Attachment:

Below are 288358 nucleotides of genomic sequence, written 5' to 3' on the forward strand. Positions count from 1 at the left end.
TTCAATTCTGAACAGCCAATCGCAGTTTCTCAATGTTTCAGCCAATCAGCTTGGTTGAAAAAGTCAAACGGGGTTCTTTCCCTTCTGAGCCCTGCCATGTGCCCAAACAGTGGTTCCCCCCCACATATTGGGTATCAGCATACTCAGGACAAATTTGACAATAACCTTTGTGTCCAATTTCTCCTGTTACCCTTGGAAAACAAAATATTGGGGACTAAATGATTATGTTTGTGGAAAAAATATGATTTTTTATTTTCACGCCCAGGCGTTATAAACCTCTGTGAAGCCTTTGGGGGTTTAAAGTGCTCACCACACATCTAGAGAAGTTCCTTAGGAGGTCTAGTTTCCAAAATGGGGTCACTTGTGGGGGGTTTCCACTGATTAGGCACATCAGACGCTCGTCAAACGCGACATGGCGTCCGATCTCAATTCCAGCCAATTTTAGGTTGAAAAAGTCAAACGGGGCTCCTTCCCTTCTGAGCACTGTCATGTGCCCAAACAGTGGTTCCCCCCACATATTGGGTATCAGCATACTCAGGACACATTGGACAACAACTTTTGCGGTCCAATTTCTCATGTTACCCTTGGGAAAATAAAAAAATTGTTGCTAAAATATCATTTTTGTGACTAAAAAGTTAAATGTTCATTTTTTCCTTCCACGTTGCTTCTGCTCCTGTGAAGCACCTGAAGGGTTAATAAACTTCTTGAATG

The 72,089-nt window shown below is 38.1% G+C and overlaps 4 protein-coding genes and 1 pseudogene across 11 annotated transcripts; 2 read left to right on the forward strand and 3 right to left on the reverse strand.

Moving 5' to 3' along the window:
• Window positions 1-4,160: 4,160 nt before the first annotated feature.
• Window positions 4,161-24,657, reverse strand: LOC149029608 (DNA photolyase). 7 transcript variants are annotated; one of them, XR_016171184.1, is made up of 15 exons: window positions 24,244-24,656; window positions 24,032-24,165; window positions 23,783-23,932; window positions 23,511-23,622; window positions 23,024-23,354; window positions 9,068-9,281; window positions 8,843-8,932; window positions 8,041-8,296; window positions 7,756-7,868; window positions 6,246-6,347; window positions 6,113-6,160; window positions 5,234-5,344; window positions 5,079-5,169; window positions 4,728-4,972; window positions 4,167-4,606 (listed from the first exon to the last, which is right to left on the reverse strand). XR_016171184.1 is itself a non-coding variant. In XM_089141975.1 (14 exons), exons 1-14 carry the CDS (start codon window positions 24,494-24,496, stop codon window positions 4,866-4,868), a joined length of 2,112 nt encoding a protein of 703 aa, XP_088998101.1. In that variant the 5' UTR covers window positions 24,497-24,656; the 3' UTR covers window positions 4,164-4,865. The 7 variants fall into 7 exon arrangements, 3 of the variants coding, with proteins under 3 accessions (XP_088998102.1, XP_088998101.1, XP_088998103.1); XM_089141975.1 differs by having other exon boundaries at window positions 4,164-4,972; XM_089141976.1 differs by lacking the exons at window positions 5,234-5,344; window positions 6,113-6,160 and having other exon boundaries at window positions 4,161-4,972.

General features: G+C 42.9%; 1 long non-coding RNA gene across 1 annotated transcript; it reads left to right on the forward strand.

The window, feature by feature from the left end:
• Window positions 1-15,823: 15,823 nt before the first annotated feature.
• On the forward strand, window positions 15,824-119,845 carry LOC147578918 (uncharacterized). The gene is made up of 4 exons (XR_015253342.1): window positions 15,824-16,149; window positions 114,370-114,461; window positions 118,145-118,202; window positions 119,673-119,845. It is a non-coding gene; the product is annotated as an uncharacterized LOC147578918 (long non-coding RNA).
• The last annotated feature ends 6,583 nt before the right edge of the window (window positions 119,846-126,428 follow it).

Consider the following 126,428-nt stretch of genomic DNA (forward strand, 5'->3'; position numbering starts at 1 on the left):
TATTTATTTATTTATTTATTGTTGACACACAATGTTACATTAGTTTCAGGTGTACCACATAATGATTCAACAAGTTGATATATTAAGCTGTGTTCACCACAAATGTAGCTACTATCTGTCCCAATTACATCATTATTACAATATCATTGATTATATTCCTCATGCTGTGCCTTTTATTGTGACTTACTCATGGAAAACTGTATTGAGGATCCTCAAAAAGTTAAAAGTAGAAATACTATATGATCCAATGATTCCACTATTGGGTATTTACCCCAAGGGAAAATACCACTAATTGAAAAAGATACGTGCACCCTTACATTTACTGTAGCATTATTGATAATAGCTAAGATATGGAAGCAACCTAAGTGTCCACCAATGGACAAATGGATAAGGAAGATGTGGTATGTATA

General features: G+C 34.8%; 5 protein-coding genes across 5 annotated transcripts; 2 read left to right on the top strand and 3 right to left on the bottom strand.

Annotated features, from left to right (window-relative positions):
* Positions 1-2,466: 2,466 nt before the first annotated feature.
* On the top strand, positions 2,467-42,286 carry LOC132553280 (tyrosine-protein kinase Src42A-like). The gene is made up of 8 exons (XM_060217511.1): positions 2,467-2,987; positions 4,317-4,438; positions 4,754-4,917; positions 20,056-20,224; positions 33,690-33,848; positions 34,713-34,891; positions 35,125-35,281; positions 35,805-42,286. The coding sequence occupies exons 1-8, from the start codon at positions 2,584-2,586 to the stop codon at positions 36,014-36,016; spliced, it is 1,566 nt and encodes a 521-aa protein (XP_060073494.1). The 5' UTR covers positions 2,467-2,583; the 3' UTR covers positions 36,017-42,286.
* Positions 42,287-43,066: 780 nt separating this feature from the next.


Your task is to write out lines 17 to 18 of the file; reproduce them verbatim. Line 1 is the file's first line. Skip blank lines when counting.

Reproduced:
* On the top strand, positions 2,467-42,286 carry LOC132553280 (tyrosine-protein kinase Src42A-like). The gene is made up of 8 exons (XM_060217511.1): positions 2,467-2,987; positions 4,317-4,438; positions 4,754-4,917; positions 20,056-20,224; positions 33,690-33,848; positions 34,713-34,891; positions 35,125-35,281; positions 35,805-42,286. The coding sequence occupies exons 1-8, from the start codon at positions 2,584-2,586 to the stop codon at positions 36,014-36,016; spliced, it is 1,566 nt and encodes a 521-aa protein (XP_060073494.1). The 5' UTR covers positions 2,467-2,583; the 3' UTR covers positions 36,017-42,286.
* Positions 42,287-43,066: 780 nt separating this feature from the next.